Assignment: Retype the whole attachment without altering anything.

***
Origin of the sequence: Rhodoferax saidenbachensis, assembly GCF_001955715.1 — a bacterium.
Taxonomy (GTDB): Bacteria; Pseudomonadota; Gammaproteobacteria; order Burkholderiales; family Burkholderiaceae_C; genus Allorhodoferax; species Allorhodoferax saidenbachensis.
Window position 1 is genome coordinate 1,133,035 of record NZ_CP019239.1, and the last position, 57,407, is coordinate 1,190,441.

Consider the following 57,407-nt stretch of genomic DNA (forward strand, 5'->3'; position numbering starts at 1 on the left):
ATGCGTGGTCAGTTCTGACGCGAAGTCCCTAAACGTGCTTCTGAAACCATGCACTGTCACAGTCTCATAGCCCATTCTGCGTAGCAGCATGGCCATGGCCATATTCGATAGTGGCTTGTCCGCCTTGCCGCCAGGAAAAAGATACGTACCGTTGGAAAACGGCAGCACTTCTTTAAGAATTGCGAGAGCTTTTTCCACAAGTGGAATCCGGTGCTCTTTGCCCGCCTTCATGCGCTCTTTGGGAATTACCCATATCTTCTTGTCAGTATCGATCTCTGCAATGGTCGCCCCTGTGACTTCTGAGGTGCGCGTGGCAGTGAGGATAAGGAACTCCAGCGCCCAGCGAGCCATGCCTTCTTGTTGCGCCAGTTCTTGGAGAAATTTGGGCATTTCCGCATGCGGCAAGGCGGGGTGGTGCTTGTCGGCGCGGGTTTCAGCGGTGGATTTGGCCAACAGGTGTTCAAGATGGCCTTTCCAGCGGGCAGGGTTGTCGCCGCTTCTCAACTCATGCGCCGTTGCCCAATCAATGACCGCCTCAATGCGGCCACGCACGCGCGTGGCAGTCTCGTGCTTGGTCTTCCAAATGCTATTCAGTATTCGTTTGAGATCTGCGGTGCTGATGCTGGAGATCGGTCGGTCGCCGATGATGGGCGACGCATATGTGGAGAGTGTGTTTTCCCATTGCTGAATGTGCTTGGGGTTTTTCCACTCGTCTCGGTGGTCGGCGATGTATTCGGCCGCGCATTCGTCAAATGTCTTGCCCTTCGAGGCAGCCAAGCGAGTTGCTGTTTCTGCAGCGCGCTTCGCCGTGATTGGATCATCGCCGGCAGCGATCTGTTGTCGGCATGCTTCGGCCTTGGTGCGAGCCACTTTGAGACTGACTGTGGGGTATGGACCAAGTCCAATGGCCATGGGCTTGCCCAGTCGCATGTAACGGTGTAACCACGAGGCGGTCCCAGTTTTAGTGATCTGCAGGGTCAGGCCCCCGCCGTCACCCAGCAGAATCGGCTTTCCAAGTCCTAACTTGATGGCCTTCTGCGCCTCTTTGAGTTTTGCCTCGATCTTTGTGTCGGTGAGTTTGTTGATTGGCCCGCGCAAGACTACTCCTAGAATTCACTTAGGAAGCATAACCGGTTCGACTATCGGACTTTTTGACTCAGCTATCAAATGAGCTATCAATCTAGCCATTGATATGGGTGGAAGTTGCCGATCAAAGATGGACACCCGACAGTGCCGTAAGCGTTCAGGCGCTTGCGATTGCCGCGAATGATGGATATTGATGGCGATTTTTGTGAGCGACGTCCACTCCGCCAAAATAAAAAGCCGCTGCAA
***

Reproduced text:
Origin of the sequence: Rhodoferax saidenbachensis, assembly GCF_001955715.1 — a bacterium.
Taxonomy (GTDB): Bacteria; Pseudomonadota; Gammaproteobacteria; order Burkholderiales; family Burkholderiaceae_C; genus Allorhodoferax; species Allorhodoferax saidenbachensis.
Window position 1 is genome coordinate 1,133,035 of record NZ_CP019239.1, and the last position, 57,407, is coordinate 1,190,441.

Consider the following 57,407-nt stretch of genomic DNA (forward strand, 5'->3'; position numbering starts at 1 on the left):
ATGCGTGGTCAGTTCTGACGCGAAGTCCCTAAACGTGCTTCTGAAACCATGCACTGTCACAGTCTCATAGCCCATTCTGCGTAGCAGCATGGCCATGGCCATATTCGATAGTGGCTTGTCCGCCTTGCCGCCAGGAAAAAGATACGTACCGTTGGAAAACGGCAGCACTTCTTTAAGAATTGCGAGAGCTTTTTCCACAAGTGGAATCCGGTGCTCTTTGCCCGCCTTCATGCGCTCTTTGGGAATTACCCATATCTTCTTGTCAGTATCGATCTCTGCAATGGTCGCCCCTGTGACTTCTGAGGTGCGCGTGGCAGTGAGGATAAGGAACTCCAGCGCCCAGCGAGCCATGCCTTCTTGTTGCGCCAGTTCTTGGAGAAATTTGGGCATTTCCGCATGCGGCAAGGCGGGGTGGTGCTTGTCGGCGCGGGTTTCAGCGGTGGATTTGGCCAACAGGTGTTCAAGATGGCCTTTCCAGCGGGCAGGGTTGTCGCCGCTTCTCAACTCATGCGCCGTTGCCCAATCAATGACCGCCTCAATGCGGCCACGCACGCGCGTGGCAGTCTCGTGCTTGGTCTTCCAAATGCTATTCAGTATTCGTTTGAGATCTGCGGTGCTGATGCTGGAGATCGGTCGGTCGCCGATGATGGGCGACGCATATGTGGAGAGTGTGTTTTCCCATTGCTGAATGTGCTTGGGGTTTTTCCACTCGTCTCGGTGGTCGGCGATGTATTCGGCCGCGCATTCGTCAAATGTCTTGCCCTTCGAGGCAGCCAAGCGAGTTGCTGTTTCTGCAGCGCGCTTCGCCGTGATTGGATCATCGCCGGCAGCGATCTGTTGTCGGCATGCTTCGGCCTTGGTGCGAGCCACTTTGAGACTGACTGTGGGGTATGGACCAAGTCCAATGGCCATGGGCTTGCCCAGTCGCATGTAACGGTGTAACCACGAGGCGGTCCCAGTTTTAGTGATCTGCAGGGTCAGGCCCCCGCCGTCACCCAGCAGAATCGGCTTTCCAAGTCCTAACTTGATGGCCTTCTGCGCCTCTTTGAGTTTTGCCTCGATCTTTGTGTCGGTGAGTTTGTTGATTGGCCCGCGCAAGACTACTCCTAGAATTCACTTAGGAAGCATAACCGGTTCGACTATCGGACTTTTTGACTCAGCTATCAAATGAGCTATCAATCTAGCCATTGATATGGGTGGAAGTTGCCGATCAAAGATGGACACCCGACAGTGCCGTAAGCGTTCAGGCGCTTGCGATTGCCGCGAATGATGGATATTGATGGCGATTTTTGTGAGCGACGTCCACTCCGCCAAAATAAAAAGCCGCTGCAA